Post from Graeme & Joy Flett on November 4, 2016 at 9:26pm
Tenco is one of New Zealand’s largest exporters of forest products. We have built to this position since 1991 when the company was set up to export lumber to growing Asian export markets. Experience and reputation count; from small beginnings Tenco has become the largest independent exporter of New Zealand lumber and New Zealand’s 4th largest log exporter. Tenco has a regular shipping program of their own log vessels and in combination with these and other ships currently calls at 7 New Zealand ports (5 North Island and 2 South Island).
Tenco buys standing forests. Tenco currently has a number of forests which they purchased at harvestable age to log over a number of years for export and domestic markets. Tenco also regularly buys smaller tracts of forest to harvest immediately or immature forests to hold until harvest time. Tenco is interested in broadening the base of owners from whom it purchases forests and stands of trees. A deal with Tenco is a certain transaction. The owner and Tenco will agree on a value of the tree crop and then Tenco will pay this amount to the owner either in a lump sum amount or on rate per volume unit out-turn from the forest depending on the nature of the tree crop.
Tenco knows there are a lot of farmers who have trees that are close or ready to harvest and will be asking themselves how they should proceed with the sale of their trees. For some farmers the kind of certain transaction with money in the bank could well be appealing. Tenco is actively interested in buying harvestable forests or trees from areas including all the North Island (except the Gisborne and East Coast districts) and Nelson & Marlborough in the South Island .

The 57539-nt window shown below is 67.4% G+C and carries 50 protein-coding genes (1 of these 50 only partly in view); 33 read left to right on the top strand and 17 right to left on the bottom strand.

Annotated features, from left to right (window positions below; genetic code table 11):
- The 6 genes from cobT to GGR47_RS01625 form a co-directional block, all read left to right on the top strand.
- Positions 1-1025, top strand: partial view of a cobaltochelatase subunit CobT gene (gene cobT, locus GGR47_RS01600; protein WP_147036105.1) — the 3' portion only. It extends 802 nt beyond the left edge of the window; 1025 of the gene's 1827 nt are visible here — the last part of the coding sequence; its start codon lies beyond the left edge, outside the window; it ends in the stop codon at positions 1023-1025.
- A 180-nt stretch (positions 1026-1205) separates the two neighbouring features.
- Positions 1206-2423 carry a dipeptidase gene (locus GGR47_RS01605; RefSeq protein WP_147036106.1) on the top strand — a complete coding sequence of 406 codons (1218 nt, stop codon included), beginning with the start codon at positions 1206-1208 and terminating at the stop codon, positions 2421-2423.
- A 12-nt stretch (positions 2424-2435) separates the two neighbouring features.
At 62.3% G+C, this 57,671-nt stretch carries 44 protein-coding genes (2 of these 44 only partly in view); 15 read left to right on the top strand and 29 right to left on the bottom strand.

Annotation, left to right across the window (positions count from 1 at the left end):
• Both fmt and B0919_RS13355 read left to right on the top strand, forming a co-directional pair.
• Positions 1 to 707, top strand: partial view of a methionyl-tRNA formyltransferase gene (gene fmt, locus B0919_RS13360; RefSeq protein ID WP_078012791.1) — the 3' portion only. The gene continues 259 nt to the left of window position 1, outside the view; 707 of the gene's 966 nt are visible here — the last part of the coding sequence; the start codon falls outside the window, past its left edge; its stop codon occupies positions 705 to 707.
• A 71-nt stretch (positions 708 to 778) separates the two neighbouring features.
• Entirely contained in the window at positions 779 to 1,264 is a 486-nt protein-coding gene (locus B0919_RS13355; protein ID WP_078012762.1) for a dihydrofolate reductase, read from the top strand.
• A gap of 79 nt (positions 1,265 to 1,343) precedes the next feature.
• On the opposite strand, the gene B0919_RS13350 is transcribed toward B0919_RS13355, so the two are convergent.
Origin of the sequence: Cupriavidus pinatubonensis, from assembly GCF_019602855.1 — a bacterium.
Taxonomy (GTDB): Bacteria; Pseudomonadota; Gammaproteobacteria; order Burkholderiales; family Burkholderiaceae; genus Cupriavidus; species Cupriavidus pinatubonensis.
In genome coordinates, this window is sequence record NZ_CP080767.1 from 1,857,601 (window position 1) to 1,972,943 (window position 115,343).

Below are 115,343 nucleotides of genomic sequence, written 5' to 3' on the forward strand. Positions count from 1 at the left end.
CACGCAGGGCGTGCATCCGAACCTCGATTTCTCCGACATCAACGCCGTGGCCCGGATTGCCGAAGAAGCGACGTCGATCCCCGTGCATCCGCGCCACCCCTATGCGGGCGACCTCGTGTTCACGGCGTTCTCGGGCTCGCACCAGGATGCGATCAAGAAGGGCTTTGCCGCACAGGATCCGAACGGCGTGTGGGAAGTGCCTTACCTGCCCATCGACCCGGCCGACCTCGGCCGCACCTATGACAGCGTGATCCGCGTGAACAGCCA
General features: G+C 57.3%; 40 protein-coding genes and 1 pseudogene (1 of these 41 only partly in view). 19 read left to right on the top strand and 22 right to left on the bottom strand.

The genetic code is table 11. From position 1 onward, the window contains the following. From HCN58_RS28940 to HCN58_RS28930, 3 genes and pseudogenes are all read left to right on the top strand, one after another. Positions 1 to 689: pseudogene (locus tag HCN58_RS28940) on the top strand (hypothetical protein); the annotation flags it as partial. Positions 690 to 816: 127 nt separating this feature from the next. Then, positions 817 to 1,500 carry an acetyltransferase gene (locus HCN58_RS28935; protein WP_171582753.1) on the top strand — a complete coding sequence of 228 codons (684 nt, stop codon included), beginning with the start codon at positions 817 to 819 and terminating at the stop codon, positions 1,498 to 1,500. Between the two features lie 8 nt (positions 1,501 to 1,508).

If you own a forest in this area (16 years and older) and are ready to enter into this kind of agreement Tenco is interested to develop something with you.
Please contact: Josh.Bannan@tenco.co.nz
Work: +64 7 357 5356 Mobile: +64 21 921 595 www.tenco.co.nz
Monocultures are natural
Thursday, October 06, 2016
Some environmentalists have criticised plantations because they are almost always monocultures. Monocultures are claimed to be unnatural. Are they? Is there evidence that monocultures do not occur in nature.
This question was discussed at length in the excellent publication by Piers Maclaren in Environmental Effects of Planted Forest 1996 – FRI Bulletin 198. There are many examples throughout the world of naturally occurring monocultures. Our own beech forests, for example, tend to be natural occurring monocultures.
It is relevant to recall the work of Jones in the mid-1940s. E W Jones, a lecturer in silviculture at the Oxford School of Forestry in the 1950s and 1960s, was a passionate supporter of selection system of forest management – a mixture of species and age classes as practised in Switzerland and France. In some ways this management system is the equivalent to our current continuous cover forestry.
In both management systems there is no clear felling. In the 1940s Jones evaluated the few European forests that had not been ‘devastated or changed by man’. Because there were so few examples of untouched European forests, Jones extended his study to include North America. In the northern, central and southern USA there were few virgin forests left but there were still large areas left in the west. Jones, much to his surprise, observed that ‘...all aged forests with irregular canopy answering to the forester’s picture of selection forest type appear to be rare’.